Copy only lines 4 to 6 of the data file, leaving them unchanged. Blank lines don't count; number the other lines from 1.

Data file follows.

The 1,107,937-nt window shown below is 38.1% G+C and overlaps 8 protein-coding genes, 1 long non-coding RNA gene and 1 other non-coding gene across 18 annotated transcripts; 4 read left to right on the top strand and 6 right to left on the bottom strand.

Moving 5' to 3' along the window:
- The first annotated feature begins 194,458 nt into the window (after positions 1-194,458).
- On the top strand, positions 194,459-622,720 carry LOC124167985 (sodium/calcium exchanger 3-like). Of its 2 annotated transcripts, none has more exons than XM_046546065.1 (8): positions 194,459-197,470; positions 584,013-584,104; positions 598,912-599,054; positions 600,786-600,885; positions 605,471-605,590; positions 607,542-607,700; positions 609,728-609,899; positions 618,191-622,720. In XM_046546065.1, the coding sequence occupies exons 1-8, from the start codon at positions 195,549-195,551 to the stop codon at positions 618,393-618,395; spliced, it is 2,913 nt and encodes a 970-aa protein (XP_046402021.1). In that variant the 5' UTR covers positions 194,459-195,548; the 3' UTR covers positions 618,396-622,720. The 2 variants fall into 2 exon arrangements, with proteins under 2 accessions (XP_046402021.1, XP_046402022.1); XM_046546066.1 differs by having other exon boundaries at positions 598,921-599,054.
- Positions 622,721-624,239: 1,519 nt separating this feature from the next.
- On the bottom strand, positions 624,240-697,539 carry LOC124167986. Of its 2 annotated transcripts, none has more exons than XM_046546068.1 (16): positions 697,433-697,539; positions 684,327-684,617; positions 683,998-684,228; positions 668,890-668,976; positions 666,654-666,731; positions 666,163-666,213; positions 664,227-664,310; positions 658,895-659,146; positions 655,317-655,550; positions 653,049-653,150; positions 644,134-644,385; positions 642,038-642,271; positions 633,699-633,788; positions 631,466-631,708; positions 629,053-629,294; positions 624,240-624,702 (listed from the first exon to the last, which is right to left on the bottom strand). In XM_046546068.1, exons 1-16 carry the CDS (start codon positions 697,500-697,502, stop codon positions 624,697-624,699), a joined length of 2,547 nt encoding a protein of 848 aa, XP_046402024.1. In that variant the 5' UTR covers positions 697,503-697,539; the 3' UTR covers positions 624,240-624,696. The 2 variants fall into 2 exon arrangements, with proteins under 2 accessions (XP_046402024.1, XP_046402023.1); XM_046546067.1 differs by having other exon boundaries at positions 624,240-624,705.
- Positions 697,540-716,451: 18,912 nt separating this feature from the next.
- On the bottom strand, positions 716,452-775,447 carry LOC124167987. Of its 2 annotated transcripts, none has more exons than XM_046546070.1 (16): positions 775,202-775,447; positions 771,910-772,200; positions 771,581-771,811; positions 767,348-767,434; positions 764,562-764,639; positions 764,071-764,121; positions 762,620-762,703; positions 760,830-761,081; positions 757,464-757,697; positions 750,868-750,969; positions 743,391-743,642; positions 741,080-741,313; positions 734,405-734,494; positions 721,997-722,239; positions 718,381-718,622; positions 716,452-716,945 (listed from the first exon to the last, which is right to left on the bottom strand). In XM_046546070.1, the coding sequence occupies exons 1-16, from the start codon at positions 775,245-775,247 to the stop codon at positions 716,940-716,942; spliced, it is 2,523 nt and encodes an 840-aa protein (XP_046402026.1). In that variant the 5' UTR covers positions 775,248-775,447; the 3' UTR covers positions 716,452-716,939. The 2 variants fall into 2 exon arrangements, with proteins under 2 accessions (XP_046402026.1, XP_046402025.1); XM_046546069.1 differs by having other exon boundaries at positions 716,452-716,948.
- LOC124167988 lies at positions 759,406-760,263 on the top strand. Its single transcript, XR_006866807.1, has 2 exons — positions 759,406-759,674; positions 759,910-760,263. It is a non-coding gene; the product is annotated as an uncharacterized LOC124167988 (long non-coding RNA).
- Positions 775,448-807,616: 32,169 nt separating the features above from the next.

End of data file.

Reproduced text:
- On the top strand, positions 194,459-622,720 carry LOC124167985 (sodium/calcium exchanger 3-like). Of its 2 annotated transcripts, none has more exons than XM_046546065.1 (8): positions 194,459-197,470; positions 584,013-584,104; positions 598,912-599,054; positions 600,786-600,885; positions 605,471-605,590; positions 607,542-607,700; positions 609,728-609,899; positions 618,191-622,720. In XM_046546065.1, the coding sequence occupies exons 1-8, from the start codon at positions 195,549-195,551 to the stop codon at positions 618,393-618,395; spliced, it is 2,913 nt and encodes a 970-aa protein (XP_046402021.1). In that variant the 5' UTR covers positions 194,459-195,548; the 3' UTR covers positions 618,396-622,720. The 2 variants fall into 2 exon arrangements, with proteins under 2 accessions (XP_046402021.1, XP_046402022.1); XM_046546066.1 differs by having other exon boundaries at positions 598,921-599,054.
- Positions 622,721-624,239: 1,519 nt separating this feature from the next.
- On the bottom strand, positions 624,240-697,539 carry LOC124167986. Of its 2 annotated transcripts, none has more exons than XM_046546068.1 (16): positions 697,433-697,539; positions 684,327-684,617; positions 683,998-684,228; positions 668,890-668,976; positions 666,654-666,731; positions 666,163-666,213; positions 664,227-664,310; positions 658,895-659,146; positions 655,317-655,550; positions 653,049-653,150; positions 644,134-644,385; positions 642,038-642,271; positions 633,699-633,788; positions 631,466-631,708; positions 629,053-629,294; positions 624,240-624,702 (listed from the first exon to the last, which is right to left on the bottom strand). In XM_046546068.1, exons 1-16 carry the CDS (start codon positions 697,500-697,502, stop codon positions 624,697-624,699), a joined length of 2,547 nt encoding a protein of 848 aa, XP_046402024.1. In that variant the 5' UTR covers positions 697,503-697,539; the 3' UTR covers positions 624,240-624,696. The 2 variants fall into 2 exon arrangements, with proteins under 2 accessions (XP_046402024.1, XP_046402023.1); XM_046546067.1 differs by having other exon boundaries at positions 624,240-624,705.